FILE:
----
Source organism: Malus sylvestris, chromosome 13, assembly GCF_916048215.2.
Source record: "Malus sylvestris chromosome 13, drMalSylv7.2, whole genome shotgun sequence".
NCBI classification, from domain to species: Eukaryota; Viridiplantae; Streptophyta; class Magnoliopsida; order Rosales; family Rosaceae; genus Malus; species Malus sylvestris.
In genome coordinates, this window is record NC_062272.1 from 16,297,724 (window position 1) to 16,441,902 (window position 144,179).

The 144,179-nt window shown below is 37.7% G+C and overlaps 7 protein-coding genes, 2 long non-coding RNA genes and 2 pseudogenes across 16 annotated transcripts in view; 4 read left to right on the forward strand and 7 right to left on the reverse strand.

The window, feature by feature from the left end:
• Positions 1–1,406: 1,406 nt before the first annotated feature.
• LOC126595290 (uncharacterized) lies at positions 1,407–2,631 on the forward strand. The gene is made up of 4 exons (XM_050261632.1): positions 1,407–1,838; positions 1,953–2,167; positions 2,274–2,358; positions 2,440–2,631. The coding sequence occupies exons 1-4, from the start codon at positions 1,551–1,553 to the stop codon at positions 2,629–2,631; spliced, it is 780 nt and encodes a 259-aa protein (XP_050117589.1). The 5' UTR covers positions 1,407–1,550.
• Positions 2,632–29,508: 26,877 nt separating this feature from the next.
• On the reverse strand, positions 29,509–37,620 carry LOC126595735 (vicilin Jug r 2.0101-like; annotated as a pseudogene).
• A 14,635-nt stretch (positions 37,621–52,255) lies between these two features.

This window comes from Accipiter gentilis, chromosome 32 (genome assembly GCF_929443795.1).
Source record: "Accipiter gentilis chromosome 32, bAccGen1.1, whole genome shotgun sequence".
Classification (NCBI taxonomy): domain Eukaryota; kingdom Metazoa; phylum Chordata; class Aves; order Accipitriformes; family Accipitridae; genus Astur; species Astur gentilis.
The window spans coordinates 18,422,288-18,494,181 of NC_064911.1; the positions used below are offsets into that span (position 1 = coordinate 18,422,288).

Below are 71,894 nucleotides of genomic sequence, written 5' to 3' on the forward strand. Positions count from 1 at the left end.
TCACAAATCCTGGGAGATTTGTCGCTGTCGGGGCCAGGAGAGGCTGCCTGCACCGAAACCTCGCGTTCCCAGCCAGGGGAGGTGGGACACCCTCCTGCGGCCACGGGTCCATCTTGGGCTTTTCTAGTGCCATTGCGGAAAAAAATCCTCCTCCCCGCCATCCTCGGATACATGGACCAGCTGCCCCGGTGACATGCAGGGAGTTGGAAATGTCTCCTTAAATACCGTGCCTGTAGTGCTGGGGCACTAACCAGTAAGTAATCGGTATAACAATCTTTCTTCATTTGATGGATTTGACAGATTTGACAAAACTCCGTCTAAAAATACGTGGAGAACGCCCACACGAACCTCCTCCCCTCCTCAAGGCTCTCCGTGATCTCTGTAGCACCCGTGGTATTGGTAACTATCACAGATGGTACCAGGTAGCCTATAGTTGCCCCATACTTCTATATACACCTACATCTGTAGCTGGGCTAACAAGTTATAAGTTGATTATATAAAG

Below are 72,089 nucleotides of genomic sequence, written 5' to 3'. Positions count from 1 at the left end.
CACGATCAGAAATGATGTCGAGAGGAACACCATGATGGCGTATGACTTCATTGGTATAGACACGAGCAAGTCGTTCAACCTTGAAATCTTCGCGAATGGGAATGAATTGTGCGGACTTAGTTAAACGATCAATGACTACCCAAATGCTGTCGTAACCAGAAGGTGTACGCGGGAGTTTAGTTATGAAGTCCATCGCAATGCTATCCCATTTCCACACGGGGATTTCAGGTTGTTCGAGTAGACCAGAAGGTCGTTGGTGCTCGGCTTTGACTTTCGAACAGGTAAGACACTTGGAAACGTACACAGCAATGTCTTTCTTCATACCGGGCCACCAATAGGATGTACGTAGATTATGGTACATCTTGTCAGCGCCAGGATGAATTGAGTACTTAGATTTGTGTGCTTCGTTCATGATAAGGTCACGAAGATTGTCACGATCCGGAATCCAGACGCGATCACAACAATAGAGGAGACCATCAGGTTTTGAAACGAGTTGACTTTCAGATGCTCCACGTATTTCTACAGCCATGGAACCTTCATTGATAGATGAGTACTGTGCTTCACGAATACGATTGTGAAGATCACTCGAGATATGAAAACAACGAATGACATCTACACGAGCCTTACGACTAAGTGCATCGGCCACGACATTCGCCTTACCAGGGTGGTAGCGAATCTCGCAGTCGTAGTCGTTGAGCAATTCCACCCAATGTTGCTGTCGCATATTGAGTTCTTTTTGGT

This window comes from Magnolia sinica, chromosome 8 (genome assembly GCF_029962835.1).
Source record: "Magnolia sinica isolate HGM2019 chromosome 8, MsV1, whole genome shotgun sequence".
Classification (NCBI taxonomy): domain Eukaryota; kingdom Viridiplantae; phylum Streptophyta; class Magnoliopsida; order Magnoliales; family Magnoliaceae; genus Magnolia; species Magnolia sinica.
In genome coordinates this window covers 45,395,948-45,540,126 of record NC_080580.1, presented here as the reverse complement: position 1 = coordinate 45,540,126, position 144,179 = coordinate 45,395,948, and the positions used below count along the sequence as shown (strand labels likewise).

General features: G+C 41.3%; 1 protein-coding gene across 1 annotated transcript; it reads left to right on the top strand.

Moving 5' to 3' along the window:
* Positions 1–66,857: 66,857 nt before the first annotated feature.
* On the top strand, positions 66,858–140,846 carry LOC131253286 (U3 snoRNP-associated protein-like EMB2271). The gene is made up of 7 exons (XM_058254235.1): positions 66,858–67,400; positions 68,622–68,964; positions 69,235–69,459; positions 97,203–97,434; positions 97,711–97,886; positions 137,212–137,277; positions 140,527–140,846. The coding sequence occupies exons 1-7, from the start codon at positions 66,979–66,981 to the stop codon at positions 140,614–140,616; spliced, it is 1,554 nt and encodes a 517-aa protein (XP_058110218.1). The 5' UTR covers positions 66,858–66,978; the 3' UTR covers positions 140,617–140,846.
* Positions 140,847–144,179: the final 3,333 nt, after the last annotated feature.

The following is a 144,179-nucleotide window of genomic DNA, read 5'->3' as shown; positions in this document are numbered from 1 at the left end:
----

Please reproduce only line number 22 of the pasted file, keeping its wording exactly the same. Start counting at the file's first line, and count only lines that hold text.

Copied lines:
Classification (NCBI taxonomy): domain Eukaryota; kingdom Viridiplantae; phylum Streptophyta; class Magnoliopsida; order Magnoliales; family Magnoliaceae; genus Magnolia; species Magnolia sinica.